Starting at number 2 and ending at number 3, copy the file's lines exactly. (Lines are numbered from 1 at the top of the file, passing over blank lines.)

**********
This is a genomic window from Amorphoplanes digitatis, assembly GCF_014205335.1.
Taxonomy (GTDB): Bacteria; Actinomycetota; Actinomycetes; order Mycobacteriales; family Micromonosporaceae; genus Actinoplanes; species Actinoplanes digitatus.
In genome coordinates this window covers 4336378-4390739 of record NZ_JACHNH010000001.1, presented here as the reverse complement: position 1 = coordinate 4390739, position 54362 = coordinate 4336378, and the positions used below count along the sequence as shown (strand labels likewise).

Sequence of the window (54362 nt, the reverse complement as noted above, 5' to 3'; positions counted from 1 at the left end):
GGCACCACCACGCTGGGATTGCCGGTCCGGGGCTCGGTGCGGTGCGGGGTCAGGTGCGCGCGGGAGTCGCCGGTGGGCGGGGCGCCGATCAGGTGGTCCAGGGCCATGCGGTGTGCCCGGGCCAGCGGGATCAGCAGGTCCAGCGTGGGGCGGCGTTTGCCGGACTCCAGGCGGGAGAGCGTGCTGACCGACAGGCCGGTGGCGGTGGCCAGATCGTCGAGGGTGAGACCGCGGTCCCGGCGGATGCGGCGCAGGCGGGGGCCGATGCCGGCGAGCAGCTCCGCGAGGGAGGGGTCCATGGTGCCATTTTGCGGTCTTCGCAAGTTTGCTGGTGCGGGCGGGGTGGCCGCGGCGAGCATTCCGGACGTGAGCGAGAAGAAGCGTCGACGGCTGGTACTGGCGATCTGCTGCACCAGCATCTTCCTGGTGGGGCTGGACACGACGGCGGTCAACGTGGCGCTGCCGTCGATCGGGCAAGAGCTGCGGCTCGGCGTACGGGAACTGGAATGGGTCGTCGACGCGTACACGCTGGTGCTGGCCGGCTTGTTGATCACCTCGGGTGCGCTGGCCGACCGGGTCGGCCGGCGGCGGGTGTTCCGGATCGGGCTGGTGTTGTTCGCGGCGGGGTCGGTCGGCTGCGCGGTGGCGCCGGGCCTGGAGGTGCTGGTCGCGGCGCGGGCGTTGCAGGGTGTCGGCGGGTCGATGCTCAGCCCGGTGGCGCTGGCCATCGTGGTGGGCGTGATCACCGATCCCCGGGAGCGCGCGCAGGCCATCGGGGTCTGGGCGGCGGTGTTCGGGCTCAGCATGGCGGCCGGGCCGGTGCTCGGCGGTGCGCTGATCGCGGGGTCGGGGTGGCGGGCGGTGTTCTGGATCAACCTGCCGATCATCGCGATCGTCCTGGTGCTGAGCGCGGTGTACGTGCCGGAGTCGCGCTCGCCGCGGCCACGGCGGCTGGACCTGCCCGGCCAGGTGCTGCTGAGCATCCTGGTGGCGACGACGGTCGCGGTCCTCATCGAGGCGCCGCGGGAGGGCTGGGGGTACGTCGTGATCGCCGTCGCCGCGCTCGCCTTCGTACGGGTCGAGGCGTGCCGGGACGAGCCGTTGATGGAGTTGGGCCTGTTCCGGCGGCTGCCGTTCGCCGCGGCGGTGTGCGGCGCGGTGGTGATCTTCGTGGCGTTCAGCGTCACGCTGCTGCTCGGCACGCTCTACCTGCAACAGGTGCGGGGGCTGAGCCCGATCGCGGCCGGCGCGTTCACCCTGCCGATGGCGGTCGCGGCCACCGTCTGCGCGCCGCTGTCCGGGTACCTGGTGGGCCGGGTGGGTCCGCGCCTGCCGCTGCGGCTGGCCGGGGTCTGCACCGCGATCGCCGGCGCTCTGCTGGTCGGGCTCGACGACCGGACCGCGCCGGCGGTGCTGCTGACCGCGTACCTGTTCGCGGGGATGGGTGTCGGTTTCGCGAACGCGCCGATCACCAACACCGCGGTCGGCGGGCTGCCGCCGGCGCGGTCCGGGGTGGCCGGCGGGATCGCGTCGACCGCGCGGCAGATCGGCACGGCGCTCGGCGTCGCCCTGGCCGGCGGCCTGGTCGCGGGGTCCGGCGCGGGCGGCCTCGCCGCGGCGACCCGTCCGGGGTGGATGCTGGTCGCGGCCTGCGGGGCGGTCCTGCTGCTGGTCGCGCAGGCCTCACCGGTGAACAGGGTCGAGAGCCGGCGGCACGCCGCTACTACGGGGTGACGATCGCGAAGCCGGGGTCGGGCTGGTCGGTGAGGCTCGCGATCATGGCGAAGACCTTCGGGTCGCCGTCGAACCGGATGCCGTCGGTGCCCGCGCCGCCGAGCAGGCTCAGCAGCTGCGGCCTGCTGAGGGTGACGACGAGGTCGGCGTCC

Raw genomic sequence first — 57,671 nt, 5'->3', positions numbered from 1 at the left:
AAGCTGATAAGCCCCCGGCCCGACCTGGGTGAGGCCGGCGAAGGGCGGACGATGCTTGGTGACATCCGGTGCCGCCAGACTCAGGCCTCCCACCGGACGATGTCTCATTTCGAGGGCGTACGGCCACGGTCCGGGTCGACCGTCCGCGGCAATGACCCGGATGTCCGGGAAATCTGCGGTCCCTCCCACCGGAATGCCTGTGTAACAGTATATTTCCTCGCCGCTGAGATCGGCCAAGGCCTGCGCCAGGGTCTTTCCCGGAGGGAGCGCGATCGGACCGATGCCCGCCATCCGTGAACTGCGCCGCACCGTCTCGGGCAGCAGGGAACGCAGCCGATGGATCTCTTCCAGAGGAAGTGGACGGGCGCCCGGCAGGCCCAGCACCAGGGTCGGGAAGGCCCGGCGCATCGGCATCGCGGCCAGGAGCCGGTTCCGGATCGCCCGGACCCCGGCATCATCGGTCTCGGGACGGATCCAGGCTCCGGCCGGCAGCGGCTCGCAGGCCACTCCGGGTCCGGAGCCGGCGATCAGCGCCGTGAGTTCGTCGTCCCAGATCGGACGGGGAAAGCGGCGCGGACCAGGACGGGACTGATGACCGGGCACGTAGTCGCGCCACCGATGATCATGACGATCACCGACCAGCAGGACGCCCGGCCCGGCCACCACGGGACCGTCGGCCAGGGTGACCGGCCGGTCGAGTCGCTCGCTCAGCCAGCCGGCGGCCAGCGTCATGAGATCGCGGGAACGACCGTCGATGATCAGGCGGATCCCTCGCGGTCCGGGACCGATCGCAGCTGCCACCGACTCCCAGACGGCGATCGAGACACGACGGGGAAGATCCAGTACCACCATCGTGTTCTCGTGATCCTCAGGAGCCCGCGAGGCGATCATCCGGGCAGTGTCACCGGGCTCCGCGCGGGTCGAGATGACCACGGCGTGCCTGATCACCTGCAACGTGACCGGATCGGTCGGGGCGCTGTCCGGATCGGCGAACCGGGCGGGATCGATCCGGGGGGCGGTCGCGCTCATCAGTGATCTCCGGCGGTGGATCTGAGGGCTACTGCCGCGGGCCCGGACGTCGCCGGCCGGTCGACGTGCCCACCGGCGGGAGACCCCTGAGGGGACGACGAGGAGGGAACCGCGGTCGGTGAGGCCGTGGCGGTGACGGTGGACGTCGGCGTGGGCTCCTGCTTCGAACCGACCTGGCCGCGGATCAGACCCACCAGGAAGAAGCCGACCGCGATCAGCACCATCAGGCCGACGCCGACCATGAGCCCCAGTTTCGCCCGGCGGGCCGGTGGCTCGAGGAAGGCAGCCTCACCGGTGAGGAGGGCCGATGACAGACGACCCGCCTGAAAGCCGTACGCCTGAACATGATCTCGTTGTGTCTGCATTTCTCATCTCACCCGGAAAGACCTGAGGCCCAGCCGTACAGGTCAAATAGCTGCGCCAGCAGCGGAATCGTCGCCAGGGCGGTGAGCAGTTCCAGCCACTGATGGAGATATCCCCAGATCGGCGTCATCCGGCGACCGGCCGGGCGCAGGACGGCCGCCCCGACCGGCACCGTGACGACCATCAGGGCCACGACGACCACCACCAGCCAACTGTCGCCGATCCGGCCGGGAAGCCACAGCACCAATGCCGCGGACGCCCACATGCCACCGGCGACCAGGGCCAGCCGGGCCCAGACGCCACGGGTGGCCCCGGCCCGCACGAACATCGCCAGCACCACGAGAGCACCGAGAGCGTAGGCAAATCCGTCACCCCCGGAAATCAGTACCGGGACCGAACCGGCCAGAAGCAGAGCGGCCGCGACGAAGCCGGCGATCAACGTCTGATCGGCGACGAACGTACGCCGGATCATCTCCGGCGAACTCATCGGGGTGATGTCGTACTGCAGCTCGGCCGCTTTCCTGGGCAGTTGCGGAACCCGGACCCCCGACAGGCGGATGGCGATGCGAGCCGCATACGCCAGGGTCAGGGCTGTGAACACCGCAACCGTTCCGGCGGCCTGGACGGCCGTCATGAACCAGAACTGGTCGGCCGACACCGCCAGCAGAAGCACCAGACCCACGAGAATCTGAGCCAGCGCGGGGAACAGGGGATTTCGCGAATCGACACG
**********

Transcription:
Taxonomy (GTDB): Bacteria; Actinomycetota; Actinomycetes; order Mycobacteriales; family Micromonosporaceae; genus Actinoplanes; species Actinoplanes digitatus.
In genome coordinates this window covers 4336378-4390739 of record NZ_JACHNH010000001.1, presented here as the reverse complement: position 1 = coordinate 4390739, position 54362 = coordinate 4336378, and the positions used below count along the sequence as shown (strand labels likewise).